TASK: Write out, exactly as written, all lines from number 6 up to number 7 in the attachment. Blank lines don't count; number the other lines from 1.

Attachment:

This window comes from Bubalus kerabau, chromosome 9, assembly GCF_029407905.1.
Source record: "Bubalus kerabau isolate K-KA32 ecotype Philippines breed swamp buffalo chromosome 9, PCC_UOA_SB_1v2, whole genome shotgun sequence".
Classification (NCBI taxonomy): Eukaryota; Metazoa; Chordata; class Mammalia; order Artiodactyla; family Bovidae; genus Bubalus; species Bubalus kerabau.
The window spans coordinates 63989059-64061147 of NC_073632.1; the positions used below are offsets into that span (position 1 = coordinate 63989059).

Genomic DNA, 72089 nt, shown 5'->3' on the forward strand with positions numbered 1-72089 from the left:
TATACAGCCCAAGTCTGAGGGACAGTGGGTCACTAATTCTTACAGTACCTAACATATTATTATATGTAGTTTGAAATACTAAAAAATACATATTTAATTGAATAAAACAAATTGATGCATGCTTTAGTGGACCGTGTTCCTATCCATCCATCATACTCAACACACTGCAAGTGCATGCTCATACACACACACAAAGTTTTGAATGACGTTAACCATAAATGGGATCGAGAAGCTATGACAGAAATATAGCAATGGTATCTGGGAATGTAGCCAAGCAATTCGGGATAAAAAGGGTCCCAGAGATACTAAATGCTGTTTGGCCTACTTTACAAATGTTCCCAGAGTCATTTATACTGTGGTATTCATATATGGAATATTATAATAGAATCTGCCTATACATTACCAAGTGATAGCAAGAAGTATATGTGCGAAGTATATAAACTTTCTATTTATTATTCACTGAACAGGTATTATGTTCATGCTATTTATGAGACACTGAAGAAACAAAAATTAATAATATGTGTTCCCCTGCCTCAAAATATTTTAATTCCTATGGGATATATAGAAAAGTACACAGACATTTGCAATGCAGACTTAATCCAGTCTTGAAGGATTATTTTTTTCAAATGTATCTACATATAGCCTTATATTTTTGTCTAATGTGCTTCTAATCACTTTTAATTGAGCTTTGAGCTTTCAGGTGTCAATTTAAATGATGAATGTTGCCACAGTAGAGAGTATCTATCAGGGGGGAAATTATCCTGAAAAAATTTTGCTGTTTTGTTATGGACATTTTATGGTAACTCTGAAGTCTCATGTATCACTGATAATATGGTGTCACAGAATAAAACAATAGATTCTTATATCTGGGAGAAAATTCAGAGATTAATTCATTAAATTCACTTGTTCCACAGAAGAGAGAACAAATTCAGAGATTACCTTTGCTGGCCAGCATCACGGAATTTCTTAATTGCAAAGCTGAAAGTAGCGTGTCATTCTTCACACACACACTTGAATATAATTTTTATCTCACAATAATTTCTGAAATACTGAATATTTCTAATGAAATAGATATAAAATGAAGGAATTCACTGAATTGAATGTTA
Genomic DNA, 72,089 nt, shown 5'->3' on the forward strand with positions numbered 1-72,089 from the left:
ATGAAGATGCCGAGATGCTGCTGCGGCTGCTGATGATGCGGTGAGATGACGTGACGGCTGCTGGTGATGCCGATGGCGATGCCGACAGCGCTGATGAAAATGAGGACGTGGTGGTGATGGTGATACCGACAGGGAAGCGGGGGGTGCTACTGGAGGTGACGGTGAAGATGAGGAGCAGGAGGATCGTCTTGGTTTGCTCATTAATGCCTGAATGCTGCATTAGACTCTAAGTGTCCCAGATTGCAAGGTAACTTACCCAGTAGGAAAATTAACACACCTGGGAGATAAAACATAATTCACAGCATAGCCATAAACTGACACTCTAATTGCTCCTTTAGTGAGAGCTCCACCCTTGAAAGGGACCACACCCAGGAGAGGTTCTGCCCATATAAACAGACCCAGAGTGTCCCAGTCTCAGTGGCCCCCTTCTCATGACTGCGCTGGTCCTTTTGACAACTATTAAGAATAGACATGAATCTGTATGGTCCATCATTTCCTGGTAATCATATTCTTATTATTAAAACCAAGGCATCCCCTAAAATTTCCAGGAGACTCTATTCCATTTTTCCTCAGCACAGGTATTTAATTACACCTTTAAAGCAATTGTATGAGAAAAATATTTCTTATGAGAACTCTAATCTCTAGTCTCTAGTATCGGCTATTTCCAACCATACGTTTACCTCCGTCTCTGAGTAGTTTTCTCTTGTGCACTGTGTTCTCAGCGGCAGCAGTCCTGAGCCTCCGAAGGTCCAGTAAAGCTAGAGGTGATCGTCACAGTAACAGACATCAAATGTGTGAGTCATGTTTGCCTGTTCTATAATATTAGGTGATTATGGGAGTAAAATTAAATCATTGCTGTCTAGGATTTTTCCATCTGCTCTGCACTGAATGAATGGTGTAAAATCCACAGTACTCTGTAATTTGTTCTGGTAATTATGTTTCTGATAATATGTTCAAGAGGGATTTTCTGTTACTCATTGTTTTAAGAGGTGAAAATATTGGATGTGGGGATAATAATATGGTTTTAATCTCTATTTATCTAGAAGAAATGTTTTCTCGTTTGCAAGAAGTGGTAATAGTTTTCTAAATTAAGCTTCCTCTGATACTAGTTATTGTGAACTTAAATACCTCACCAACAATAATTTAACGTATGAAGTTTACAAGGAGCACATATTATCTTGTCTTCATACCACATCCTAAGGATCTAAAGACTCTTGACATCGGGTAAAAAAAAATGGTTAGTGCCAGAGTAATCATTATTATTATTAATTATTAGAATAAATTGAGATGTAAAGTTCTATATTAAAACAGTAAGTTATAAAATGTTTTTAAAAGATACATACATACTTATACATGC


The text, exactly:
TATACAGCCCAAGTCTGAGGGACAGTGGGTCACTAATTCTTACAGTACCTAACATATTATTATATGTAGTTTGAAATACTAAAAAATACATATTTAATTGAATAAAACAAATTGATGCATGCTTTAGTGGACCGTGTTCCTATCCATCCATCATACTCAACACACTGCAAGTGCATGCTCATACACACACACAAAGTTTTGAATGACGTTAACCATAAATGGGATCGAGAAGCTATGACAGAAATATAGCAATGGTATCTGGGAATGTAGCCAAGCAATTCGGGATAAAAAGGGTCCCAGAGATACTAAATGCTGTTTGGCCTACTTTACAAATGTTCCCAGAGTCATTTATACTGTGGTATTCATATATGGAATATTATAATAGAATCTGCCTATACATTACCAAGTGATAGCAAGAAGTATATGTGCGAAGTATATAAACTTTCTATTTATTATTCACTGAACAGGTATTATGTTCATGCTATTTATGAGACACTGAAGAAACAAAAATTAATAATATGTGTTCCCCTGCCTCAAAATATTTTAATTCCTATGGGATATATAGAAAAGTACACAGACATTTGCAATGCAGACTTAATCCAGTCTTGAAGGATTATTTTTTTCAAATGTATCTACATATAGCCTTATATTTTTGTCTAATGTGCTTCTAATCACTTTTAATTGAGCTTTGAGCTTTCAGGTGTCAATTTAAATGATGAATGTTGCCACAGTAGAGAGTATCTATCAGGGGGGAAATTATCCTGAAAAAATTTTGCTGTTTTGTTATGGACATTTTATGGTAACTCTGAAGTCTCATGTATCACTGATAATATGGTGTCACAGAATAAAACAATAGATTCTTATATCTGGGAGAAAATTCAGAGATTAATTCATTAAATTCACTTGTTCCACAGAAGAGAGAACAAATTCAGAGATTACCTTTGCTGGCCAGCATCACGGAATTTCTTAATTGCAAAGCTGAAAGTAGCGTGTCATTCTTCACACACACACTTGAATATAATTTTTATCTCACAATAATTTCTGAAATACTGAATATTTCTAATGAAATAGATATAAAATGAAGGAATTCACTGAATTGAATGTTA
Genomic DNA, 72,089 nt, shown 5'->3' on the forward strand with positions numbered 1-72,089 from the left: